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Cost-Effectiveness of Decision Support Strategies in Acute Bronchitis.

Abstract

Cost per antibiotic prescription safely avoided.

Printed and computer decision support interventions relative to usual care.

We conducted a clinical trial-based cost-effectiveness analysis comparing UC, PDS and CDS for management of acute bronchitis. We assumed a societal perspective, 5-year program duration and 30-day time horizon.

In the base case, PDS dominated UC and CDS, with lesser total costs (PDS: $2,574, UC: $2,768, CDS: $2,805) and fewer antibiotic prescriptions (PDS: 3.79, UC: 4.60, CDS: 3.95) per patient over 5 years. In one-way sensitivity analyses, PDS dominated UC across all parameter values, except when antibiotics reduced work loss by ≥ 1.9 days or the probability of hospitalization within 30 days was ≥ 0.9 % in PDS (base case: 0.2 %) or ≤ 0.4 % in UC (base case: 1.0 %). The dominance of PDS over CDS was sensitive both to probability of hospitalization and plausible variation in the adjusted odds of antibiotic use in both strategies.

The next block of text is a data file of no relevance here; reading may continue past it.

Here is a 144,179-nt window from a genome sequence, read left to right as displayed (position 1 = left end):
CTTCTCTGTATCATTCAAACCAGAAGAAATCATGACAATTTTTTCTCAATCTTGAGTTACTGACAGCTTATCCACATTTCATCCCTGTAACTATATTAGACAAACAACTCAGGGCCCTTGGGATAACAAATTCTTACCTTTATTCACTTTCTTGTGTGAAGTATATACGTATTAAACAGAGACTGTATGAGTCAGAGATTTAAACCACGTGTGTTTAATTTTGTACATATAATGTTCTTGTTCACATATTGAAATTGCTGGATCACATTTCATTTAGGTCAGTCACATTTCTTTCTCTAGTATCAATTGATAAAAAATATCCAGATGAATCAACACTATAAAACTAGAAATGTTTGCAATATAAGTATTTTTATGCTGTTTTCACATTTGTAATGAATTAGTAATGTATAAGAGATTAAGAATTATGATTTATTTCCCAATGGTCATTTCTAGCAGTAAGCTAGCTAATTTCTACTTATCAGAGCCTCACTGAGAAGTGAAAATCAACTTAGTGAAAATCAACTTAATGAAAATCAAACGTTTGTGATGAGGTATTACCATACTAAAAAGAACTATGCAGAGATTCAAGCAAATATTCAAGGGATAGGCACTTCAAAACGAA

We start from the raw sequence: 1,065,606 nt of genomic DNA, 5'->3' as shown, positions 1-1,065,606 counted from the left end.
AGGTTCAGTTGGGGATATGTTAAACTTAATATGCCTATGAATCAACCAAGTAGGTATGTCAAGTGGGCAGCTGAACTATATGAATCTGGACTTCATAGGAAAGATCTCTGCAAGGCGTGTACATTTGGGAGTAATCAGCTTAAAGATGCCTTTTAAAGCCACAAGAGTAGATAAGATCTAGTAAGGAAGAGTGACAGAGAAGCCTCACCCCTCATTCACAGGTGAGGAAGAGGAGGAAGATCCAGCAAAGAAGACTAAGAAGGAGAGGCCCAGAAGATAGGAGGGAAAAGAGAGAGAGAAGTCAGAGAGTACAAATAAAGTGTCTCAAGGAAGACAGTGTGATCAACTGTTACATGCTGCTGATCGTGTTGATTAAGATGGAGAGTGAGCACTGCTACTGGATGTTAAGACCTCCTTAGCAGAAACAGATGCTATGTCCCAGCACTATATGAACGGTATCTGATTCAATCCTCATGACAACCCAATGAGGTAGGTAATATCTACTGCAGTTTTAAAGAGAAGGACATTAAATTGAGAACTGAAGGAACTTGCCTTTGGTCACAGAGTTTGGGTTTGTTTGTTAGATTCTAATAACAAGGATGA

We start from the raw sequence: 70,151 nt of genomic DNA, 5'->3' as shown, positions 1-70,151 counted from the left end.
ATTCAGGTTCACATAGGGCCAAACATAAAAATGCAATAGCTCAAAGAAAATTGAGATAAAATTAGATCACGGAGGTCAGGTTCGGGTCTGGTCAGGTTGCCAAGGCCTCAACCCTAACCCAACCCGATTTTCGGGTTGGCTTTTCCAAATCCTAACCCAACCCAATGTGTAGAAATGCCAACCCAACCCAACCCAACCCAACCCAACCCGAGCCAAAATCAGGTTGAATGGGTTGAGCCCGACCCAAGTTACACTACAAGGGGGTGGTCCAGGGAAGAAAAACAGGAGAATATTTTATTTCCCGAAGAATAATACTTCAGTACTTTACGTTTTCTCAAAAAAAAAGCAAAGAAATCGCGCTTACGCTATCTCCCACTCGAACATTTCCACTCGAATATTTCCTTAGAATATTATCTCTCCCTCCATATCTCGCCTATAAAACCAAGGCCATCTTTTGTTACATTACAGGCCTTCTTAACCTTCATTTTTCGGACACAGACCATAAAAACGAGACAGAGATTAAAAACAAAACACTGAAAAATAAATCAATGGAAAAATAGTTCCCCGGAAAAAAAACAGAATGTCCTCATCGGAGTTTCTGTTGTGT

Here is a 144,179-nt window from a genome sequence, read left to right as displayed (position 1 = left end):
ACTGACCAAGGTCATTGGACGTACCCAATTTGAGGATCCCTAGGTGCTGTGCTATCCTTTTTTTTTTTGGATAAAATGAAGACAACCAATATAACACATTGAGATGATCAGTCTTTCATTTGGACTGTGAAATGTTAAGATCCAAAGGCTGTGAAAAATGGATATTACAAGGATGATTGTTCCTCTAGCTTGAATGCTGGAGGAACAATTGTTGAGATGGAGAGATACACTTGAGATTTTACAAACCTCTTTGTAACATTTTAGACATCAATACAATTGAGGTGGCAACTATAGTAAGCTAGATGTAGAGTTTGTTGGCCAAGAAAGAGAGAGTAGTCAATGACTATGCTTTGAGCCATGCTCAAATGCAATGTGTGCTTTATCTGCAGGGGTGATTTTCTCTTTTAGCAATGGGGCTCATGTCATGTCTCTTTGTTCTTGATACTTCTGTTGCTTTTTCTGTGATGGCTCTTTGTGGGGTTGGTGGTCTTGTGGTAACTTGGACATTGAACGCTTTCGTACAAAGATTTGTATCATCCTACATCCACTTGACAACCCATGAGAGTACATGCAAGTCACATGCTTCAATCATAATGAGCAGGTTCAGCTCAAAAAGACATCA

Our aim was to evaluate the cost-effectiveness of decision support interventions in reducing antibiotic use in acute bronchitis.

A recent clinical trial suggests that printed (PDS) and computer decision support (CDS) interventions are safe and effective in reducing antibiotic use in acute bronchitis relative to usual care (UC).

The U.S. population aged 13-64 years presenting with acute bronchitis in the ambulatory setting.

A PDS strategy to reduce antibiotic use in acute bronchitis is less costly and more effective than both UC and CDS strategies, although results were sensitive to variation in probability of hospitalization and the adjusted odds of antibiotic use. This simple, low-cost, safe, and effective intervention would be an economically reasonable component of a multi-component approach to address antibiotic overuse in acute bronchitis.

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